St Mary's Uttoxeter

  • Magazine Letter September 2019

    1 Sep 2019 • Articles
    Read More
  • A Harvest of Faith

    25 Aug 2019 • Articles

    A seasonal article by Reverend Ann Tarper, Retired Stipendiary Minister

    Read More
  • The Summer Season

    25 Jul 2019 • Articles

    A seasonal article by Reverend Ann Tarper, Retired Stipendiary Minister

    Read More
  • Who Picked your tea?

    Who Picked your tea?

    11 Jul 2019 • Articles

    Tea Brands Campaigning

    Read More
  • Unmissable Offer!

    1 Jul 2019 • Articles

    To the lovely people in the Uttoxeter Area

    “REVEALED: there are new offers now live! Unmissable offers for the whole family.”

    This is the announcement of one of the promotional emails from a local store that dropped into my inbox today! If only we could use it as an announcement of our Christian faith. At this time of Pentecost the Holy Spirit became available to the disciples- and remains available even through July and August and beyond! Revealed: this offer of power from God is both the new thing that we all need, and the power of God that has been recycled through many disciples. For those of us who lead services, it is an ongoing challenge to ensure that what we say about God is true to the Bible(recycled truth), and newly relevant to our daily lives, and speaks to each member of God’s diverse family.

    Performers are particularly aware of the influence of the audience, a choir singing to a generous enthusiastic audience are much more likely to give of their best. When giving a talk at work it is so much easier to help people if they are open to finding the information useful. Equally members of the congregation can underestimate the influence they have from the pew, and how much difference their friendly offering makes, small kindnesses can have a surprising effect.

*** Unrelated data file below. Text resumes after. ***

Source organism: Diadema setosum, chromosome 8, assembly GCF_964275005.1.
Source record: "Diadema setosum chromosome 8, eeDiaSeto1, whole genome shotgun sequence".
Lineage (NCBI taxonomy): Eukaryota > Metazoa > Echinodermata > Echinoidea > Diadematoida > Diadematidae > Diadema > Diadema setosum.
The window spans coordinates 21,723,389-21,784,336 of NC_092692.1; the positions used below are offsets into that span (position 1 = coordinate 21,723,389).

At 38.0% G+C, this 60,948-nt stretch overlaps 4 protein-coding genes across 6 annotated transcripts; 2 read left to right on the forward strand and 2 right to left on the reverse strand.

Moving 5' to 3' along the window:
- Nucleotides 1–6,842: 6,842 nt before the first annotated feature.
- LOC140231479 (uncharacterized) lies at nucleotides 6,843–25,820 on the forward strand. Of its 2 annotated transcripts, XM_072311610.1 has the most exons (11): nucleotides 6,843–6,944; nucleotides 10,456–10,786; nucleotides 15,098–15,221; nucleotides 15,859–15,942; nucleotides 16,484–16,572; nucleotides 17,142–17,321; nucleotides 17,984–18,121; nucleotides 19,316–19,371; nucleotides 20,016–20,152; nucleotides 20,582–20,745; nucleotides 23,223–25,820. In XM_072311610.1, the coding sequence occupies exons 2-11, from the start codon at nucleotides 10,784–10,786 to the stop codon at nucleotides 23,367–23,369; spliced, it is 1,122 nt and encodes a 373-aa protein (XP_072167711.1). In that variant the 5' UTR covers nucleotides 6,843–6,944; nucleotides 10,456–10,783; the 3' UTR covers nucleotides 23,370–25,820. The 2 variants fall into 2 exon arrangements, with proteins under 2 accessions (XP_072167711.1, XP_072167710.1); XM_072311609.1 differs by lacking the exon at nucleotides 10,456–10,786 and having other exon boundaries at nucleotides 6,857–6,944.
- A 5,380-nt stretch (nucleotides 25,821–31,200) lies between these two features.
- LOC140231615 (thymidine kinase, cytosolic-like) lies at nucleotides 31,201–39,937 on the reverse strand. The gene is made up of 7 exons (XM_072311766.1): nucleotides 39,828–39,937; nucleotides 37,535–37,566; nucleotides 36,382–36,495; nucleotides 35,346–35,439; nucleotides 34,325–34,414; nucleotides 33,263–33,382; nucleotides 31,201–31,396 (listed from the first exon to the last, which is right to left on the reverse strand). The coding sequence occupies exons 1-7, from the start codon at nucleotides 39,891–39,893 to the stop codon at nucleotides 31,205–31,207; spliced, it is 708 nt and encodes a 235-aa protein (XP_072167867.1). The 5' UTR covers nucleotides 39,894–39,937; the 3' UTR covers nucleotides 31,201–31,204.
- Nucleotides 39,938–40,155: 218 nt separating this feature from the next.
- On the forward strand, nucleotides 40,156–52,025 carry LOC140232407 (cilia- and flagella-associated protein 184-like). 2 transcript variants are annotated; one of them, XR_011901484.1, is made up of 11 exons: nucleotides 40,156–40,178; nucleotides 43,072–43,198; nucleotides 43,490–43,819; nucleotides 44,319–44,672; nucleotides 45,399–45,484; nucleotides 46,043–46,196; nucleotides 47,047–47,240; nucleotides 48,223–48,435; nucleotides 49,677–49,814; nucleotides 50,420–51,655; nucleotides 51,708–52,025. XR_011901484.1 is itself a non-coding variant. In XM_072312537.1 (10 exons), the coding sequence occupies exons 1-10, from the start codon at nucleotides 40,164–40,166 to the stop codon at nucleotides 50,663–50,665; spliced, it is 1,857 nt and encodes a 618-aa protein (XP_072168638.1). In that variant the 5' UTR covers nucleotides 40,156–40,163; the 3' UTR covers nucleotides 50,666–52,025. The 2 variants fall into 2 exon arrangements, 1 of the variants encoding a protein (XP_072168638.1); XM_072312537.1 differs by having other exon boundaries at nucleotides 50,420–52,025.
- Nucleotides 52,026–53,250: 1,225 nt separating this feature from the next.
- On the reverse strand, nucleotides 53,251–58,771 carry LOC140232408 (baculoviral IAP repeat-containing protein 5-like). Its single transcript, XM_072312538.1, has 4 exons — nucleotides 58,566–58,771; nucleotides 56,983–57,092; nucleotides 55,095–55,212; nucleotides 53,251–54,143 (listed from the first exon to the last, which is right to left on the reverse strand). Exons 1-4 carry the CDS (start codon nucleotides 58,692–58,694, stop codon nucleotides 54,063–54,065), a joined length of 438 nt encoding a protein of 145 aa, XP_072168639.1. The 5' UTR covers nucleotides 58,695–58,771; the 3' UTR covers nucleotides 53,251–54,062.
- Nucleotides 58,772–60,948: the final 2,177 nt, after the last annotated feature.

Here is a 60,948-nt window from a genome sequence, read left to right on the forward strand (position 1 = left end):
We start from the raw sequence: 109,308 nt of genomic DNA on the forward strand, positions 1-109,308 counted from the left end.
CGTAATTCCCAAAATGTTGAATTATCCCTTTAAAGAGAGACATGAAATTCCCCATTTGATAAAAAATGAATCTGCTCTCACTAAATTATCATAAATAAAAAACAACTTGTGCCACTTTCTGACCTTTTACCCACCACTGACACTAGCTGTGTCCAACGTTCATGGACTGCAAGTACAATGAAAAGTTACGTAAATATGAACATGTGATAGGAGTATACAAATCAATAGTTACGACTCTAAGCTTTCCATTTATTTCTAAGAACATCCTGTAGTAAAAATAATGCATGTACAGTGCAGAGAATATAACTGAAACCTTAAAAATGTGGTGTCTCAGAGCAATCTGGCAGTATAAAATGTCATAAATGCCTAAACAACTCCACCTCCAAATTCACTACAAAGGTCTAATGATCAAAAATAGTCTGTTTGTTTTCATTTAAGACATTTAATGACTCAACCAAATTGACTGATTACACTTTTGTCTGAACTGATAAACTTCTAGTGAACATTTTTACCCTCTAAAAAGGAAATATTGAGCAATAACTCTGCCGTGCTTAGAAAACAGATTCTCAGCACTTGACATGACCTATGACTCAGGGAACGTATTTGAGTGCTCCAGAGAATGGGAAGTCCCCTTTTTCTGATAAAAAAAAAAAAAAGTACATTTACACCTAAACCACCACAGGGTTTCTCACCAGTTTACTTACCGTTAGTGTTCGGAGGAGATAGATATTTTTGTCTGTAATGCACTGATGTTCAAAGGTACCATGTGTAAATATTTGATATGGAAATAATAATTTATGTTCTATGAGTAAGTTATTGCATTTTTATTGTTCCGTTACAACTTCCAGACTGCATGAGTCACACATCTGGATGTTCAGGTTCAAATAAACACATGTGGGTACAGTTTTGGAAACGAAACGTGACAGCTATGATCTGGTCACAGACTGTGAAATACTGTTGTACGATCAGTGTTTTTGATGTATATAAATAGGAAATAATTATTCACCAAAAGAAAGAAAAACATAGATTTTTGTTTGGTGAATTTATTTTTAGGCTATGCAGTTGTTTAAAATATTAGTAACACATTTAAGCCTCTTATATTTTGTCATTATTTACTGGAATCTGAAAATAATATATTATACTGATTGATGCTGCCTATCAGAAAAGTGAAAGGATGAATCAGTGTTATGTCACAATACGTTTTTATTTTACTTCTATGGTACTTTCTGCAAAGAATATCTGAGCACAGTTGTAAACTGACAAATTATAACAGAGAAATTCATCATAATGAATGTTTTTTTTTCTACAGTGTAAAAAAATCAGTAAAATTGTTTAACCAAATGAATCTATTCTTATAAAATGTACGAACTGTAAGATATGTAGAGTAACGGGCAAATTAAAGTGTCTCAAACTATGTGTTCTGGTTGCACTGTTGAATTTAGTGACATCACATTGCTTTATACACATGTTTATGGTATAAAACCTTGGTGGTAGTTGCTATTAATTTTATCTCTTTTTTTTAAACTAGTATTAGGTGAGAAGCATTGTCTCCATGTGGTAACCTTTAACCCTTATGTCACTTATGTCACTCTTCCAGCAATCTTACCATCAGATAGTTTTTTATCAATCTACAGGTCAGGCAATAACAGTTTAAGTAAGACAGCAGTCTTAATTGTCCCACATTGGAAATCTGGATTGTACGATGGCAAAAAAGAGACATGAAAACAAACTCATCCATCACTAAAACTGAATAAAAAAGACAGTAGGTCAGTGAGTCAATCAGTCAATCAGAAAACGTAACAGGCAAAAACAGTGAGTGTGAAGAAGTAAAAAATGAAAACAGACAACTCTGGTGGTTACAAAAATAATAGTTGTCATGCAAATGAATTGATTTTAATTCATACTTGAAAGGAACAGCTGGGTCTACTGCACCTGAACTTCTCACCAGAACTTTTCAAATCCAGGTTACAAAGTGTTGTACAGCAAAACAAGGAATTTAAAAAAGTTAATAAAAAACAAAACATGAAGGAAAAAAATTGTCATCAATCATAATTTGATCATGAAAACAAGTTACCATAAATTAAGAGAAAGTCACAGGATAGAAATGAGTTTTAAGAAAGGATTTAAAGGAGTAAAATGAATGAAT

As an Area of Churches working together there are always changes, and sadly we will be saying goodbye to Rev John Jukes and Denise at the end of the summer. We thank them for their ministry in the Uttoxeter Area and wish them God’s blessing in all the exciting new opportunities which come their way in Todmorden, West Yorkshire. Change is always happening; in the workplace, in politics in our family lives, and it can be unsettling and sometimes unbelievably tough. However, whether lay or ordained, we all have opportunities to reveal God’s love to others and to live in this somewhat dysfunctional, but very blessed extended family that is the Body of Christ.

    Through the summer we can hopefully look forward to sunny weather, some holiday time with family and friends and also find some time to pray and reflect on our part in God’s everyday ministry as revealed through the Holy Spirit to us in a changing world.

    With best wishes

    Lucy

    Lucy Toyn Reader in Uttoxeter Area

    Read More
  • Refreshment and Recreation

    24 Jun 2019 • Articles

    A seasonal article by Reverend Ann Tarper, Retired Stipendiary Minister

    Read More
  • It’s June already!

    1 Jun 2019 • Articles

    It’s June already! We are at the midpoint of the year when the day light hours are at their longest. Most of the school exams are over and our youngsters can feel a little sense of relaxation from the rigours of their academic studies. People are preparing for their Summer break, a time to relax and enjoy some down time away from work.

    Read More
  • A Royal Summer

    25 May 2019 • Articles

    A seasonal article by Reverend Ann Tarper, Retired Stipendiary Minister